Making Electromagnetic Weapons: Lasers, Part One

Lasers, Part One

In this series on weaponized lasers, I'll be exploring the function, operation, strength and building instructions for three basic laser weapons; CO2, Diode, and Flashlamp. These laser types are just a few of many, selected because of their simplicity and basic construction (depending on your experience).

This article covers CO2 lasers, an extremely dangerous, powerful, invisible infrared laser. If you've read my other articles on electromagnetic weapons (see EMP weapons [part one, two and three] and microwave weapons), you know by now that directed energy is no longer a thing of science fiction, but rather a real-life application of physics. A simple representation of how a gas laser works: 

Making Electromagnetic Weapons: Lasers, Part One

The red line represents the path light takes within the amplifying medium. Simply put, light bounces back and forth gaining energy, then leaves the medium through the partial reflector.

CO2 Lasers: Basic Theory

CO2 lasers are gas lasers, consisting primarily of carbon dioxide, nitrogen, hydrogen, and helium. When a glass tube is filled with these gasses and an electrical charge distributed through them, energy is released in the form of infrared light. The electrical charge that is released within the tube is high voltage, ranging from 10kV to a megavolt, depending on the size and application of the laser. In this case, it doesn't take much to create a lethal CO2 laser; maybe about four to five feet of glass tube and a decent power supply. CO2 laser tubes look something like this:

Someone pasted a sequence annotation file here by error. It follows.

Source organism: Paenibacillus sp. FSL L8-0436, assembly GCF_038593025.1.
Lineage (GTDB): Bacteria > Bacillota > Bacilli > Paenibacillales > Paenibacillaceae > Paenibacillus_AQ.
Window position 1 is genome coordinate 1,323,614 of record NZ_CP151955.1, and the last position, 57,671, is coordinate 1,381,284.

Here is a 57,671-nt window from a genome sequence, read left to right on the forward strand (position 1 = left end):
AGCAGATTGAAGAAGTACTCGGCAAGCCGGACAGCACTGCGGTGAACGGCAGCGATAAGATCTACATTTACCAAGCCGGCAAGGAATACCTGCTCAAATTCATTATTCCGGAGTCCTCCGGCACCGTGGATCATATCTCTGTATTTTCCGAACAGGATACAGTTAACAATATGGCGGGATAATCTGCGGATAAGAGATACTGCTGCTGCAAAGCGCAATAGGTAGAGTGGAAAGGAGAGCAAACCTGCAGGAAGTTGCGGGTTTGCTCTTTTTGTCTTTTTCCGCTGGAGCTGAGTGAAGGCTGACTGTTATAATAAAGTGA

Making Electromagnetic Weapons: Lasers, Part One

Inside the glass tube, the CO2/nitrogen/hydrogen/helium mix travels through the tube, from gas input to output. A large amount of electricity runs from one end to the other as well, charging up the nitrogen atoms. This in turn excites the atoms of CO2. When the nitrogen encounters the "colder" helium, photons are released. These photons are contained within the amplification medium (mentioned earlier), and they begin to bounce back and forth within the tube, before leaving at a higher energy in the form of infrared light. The infrared light can easily burn through paper, and depending on the size of the laser, even solid steel. Here's a photo of a CO2 laser burning a piece of paper: 

Making Electromagnetic Weapons: Lasers, Part One

CO2 Laser Construction

A simple CO2 laser consists of the laser tube and amplification medium, a fully reflective mirror at one end, and a partially reflective mirror at the other. The power supply generally consists of a high-voltage transformer, a control circuit, and a ballast.

The CO2 laser tube is quite (if not impossible) to make at home using everyday tools and parts. However, these tubes are available online, and are quite inexpensive (around $1,000). The power supply itself can be made from a neon sign transformer or flyback transformer and many others, depending on the laser tube. Though the tube can be run directly from the transformer, it's a good idea to rectify the voltage with some diodes. The necessity of a ballast depends on the laser tube length and structure, for a smaller tube they are not critical (depending on performance needs). A neon sign transformer: